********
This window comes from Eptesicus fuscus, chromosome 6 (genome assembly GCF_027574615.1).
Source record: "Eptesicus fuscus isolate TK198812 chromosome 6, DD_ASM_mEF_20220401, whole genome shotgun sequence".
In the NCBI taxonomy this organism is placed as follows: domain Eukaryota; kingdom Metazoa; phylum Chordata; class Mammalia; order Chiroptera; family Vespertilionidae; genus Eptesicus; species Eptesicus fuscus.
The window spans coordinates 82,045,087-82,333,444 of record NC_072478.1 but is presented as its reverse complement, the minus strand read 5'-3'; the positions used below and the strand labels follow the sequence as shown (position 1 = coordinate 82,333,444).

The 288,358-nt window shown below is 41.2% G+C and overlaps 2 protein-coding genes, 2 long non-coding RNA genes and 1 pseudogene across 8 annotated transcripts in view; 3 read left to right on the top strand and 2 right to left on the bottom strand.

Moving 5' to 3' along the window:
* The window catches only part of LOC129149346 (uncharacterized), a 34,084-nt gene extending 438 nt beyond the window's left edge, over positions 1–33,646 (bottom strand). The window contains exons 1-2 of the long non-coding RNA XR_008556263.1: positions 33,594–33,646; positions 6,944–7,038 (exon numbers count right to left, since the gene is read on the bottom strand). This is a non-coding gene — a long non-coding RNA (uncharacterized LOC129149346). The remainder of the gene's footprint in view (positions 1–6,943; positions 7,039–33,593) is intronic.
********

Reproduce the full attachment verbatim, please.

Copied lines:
This window comes from Eptesicus fuscus, chromosome 6 (genome assembly GCF_027574615.1).
Source record: "Eptesicus fuscus isolate TK198812 chromosome 6, DD_ASM_mEF_20220401, whole genome shotgun sequence".
In the NCBI taxonomy this organism is placed as follows: domain Eukaryota; kingdom Metazoa; phylum Chordata; class Mammalia; order Chiroptera; family Vespertilionidae; genus Eptesicus; species Eptesicus fuscus.
The window spans coordinates 82,045,087-82,333,444 of record NC_072478.1 but is presented as its reverse complement, the minus strand read 5'-3'; the positions used below and the strand labels follow the sequence as shown (position 1 = coordinate 82,333,444).

The 288,358-nt window shown below is 41.2% G+C and overlaps 2 protein-coding genes, 2 long non-coding RNA genes and 1 pseudogene across 8 annotated transcripts in view; 3 read left to right on the top strand and 2 right to left on the bottom strand.

Moving 5' to 3' along the window:
* The window catches only part of LOC129149346 (uncharacterized), a 34,084-nt gene extending 438 nt beyond the window's left edge, over positions 1–33,646 (bottom strand). The window contains exons 1-2 of the long non-coding RNA XR_008556263.1: positions 33,594–33,646; positions 6,944–7,038 (exon numbers count right to left, since the gene is read on the bottom strand). This is a non-coding gene — a long non-coding RNA (uncharacterized LOC129149346). The remainder of the gene's footprint in view (positions 1–6,943; positions 7,039–33,593) is intronic.